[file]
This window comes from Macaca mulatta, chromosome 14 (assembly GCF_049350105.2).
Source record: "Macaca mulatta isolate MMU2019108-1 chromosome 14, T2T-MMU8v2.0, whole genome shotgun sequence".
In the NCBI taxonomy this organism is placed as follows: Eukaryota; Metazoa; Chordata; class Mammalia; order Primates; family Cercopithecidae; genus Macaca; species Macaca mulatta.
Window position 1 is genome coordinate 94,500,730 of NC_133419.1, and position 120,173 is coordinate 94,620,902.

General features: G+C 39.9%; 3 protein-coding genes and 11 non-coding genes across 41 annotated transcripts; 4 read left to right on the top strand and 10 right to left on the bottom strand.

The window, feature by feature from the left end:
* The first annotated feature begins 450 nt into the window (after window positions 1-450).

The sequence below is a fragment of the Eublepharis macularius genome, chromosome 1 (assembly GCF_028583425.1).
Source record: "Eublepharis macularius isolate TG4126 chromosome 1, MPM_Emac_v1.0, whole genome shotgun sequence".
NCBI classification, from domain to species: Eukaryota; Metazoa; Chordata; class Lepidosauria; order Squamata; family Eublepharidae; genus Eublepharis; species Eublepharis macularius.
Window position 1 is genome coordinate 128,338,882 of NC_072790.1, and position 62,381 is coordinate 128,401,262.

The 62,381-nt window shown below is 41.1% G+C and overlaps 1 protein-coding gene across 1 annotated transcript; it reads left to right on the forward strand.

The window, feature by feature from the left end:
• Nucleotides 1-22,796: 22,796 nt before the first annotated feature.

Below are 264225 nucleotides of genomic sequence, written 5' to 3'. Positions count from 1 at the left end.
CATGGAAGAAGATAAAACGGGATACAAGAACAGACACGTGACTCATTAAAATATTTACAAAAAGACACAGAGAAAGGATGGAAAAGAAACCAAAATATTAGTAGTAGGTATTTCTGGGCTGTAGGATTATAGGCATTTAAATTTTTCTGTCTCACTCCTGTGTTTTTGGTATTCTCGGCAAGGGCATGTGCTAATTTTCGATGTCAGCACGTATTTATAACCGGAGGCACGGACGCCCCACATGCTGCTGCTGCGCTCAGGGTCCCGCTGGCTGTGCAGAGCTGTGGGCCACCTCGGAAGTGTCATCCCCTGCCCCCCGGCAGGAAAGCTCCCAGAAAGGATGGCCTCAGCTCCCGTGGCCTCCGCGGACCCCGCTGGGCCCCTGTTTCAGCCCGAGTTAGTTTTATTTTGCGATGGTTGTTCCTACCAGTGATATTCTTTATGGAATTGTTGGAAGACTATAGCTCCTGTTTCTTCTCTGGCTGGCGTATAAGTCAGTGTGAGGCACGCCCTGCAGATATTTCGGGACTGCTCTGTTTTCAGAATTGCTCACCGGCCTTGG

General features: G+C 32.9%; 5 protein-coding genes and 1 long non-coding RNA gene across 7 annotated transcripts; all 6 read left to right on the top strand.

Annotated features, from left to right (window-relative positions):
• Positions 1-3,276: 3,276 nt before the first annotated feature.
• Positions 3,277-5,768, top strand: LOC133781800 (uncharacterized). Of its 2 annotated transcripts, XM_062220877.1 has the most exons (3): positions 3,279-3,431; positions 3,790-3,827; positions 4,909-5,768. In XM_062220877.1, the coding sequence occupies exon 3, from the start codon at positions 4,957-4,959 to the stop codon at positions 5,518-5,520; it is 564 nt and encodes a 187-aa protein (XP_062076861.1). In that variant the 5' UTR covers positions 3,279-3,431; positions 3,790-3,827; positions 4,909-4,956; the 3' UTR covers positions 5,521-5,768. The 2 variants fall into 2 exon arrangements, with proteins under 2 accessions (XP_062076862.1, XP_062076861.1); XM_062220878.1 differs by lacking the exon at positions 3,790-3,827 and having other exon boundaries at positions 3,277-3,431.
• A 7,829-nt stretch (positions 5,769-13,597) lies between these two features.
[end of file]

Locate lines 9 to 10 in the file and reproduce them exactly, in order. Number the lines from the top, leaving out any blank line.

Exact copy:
Source record: "Eublepharis macularius isolate TG4126 chromosome 1, MPM_Emac_v1.0, whole genome shotgun sequence".
NCBI classification, from domain to species: Eukaryota; Metazoa; Chordata; class Lepidosauria; order Squamata; family Eublepharidae; genus Eublepharis; species Eublepharis macularius.